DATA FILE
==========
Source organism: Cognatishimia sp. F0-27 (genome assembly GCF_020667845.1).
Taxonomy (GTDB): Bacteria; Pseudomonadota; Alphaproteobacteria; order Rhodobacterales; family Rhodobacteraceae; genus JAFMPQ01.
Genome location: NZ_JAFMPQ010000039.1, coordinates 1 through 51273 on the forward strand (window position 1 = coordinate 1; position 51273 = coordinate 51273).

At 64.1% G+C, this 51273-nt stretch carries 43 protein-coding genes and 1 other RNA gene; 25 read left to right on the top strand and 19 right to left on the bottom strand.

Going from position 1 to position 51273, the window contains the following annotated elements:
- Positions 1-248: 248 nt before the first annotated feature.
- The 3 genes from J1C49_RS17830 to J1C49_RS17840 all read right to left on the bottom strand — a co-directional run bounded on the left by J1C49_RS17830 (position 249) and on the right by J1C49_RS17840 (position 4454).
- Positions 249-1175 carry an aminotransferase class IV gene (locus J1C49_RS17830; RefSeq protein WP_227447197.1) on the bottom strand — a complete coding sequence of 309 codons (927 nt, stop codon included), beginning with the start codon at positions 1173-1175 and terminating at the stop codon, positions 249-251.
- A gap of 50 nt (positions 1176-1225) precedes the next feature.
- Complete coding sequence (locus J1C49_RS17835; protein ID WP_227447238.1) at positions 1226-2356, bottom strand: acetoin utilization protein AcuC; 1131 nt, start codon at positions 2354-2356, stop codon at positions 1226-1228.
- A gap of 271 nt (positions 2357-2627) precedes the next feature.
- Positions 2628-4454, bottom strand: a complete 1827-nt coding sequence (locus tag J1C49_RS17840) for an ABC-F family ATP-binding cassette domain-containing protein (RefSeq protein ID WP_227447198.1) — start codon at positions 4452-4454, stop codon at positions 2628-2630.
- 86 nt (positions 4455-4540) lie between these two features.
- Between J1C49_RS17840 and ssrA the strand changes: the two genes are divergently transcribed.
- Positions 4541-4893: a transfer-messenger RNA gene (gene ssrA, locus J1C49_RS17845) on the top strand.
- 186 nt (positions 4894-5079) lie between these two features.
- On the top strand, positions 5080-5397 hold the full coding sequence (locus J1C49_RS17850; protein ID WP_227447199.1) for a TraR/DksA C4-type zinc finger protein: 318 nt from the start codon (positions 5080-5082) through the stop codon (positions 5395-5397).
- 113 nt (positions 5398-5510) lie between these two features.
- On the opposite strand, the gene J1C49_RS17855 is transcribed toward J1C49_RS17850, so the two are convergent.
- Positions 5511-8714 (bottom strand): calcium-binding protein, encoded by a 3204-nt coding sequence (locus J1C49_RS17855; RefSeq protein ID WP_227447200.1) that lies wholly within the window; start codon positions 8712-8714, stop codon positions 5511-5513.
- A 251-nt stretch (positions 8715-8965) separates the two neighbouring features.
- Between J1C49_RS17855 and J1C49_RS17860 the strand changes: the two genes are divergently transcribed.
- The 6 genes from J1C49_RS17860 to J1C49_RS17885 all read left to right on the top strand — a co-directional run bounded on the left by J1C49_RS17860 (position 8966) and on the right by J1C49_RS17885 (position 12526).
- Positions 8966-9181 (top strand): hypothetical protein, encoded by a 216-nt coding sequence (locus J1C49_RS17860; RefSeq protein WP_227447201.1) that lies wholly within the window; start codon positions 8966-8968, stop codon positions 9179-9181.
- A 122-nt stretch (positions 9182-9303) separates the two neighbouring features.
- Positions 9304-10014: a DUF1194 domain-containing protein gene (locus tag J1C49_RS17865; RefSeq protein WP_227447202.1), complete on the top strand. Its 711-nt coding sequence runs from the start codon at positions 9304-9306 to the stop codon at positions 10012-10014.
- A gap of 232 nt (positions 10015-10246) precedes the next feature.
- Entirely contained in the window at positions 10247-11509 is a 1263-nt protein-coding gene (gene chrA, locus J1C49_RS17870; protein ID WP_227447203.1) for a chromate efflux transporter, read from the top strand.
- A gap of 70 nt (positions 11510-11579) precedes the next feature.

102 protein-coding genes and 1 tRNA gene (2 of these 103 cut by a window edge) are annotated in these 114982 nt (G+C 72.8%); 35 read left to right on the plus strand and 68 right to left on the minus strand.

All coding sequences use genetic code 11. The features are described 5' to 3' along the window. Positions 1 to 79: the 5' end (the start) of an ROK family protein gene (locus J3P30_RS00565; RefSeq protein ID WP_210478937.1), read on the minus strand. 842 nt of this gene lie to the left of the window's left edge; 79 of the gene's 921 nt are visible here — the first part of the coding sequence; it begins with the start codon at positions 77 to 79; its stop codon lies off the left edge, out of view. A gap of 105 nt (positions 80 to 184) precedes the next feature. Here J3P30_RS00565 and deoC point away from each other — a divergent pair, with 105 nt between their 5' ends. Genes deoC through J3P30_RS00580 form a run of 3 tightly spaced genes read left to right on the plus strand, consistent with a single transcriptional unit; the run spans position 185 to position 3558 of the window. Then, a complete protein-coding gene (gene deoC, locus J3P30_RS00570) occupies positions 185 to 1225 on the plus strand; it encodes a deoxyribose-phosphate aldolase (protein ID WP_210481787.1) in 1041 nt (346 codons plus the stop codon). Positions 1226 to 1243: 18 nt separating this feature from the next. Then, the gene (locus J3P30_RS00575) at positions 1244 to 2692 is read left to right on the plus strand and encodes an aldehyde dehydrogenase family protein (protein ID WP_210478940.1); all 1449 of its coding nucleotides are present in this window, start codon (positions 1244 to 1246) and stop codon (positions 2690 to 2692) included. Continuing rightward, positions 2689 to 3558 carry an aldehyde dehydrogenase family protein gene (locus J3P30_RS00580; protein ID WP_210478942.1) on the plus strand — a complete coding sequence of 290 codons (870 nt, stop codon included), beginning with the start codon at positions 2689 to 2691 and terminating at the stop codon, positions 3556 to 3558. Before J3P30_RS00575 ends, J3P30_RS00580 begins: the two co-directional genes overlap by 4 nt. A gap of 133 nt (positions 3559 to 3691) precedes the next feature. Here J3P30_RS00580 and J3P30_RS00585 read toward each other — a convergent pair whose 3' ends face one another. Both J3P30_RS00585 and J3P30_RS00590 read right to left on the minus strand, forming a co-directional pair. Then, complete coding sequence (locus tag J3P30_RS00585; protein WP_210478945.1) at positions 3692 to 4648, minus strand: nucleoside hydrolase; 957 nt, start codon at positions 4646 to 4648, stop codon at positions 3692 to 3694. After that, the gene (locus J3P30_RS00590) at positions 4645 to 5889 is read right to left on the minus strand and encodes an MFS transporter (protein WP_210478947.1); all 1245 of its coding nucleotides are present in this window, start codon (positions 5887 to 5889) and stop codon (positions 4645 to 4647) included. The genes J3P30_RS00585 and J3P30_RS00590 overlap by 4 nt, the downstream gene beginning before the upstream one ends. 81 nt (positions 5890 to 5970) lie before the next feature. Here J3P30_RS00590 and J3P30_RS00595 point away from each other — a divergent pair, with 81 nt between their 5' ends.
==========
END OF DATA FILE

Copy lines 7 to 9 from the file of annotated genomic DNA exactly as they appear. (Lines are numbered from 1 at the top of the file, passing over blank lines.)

- The 3 genes from J1C49_RS17830 to J1C49_RS17840 all read right to left on the bottom strand — a co-directional run bounded on the left by J1C49_RS17830 (position 249) and on the right by J1C49_RS17840 (position 4454).
- Positions 249-1175 carry an aminotransferase class IV gene (locus J1C49_RS17830; RefSeq protein WP_227447197.1) on the bottom strand — a complete coding sequence of 309 codons (927 nt, stop codon included), beginning with the start codon at positions 1173-1175 and terminating at the stop codon, positions 249-251.
- A gap of 50 nt (positions 1176-1225) precedes the next feature.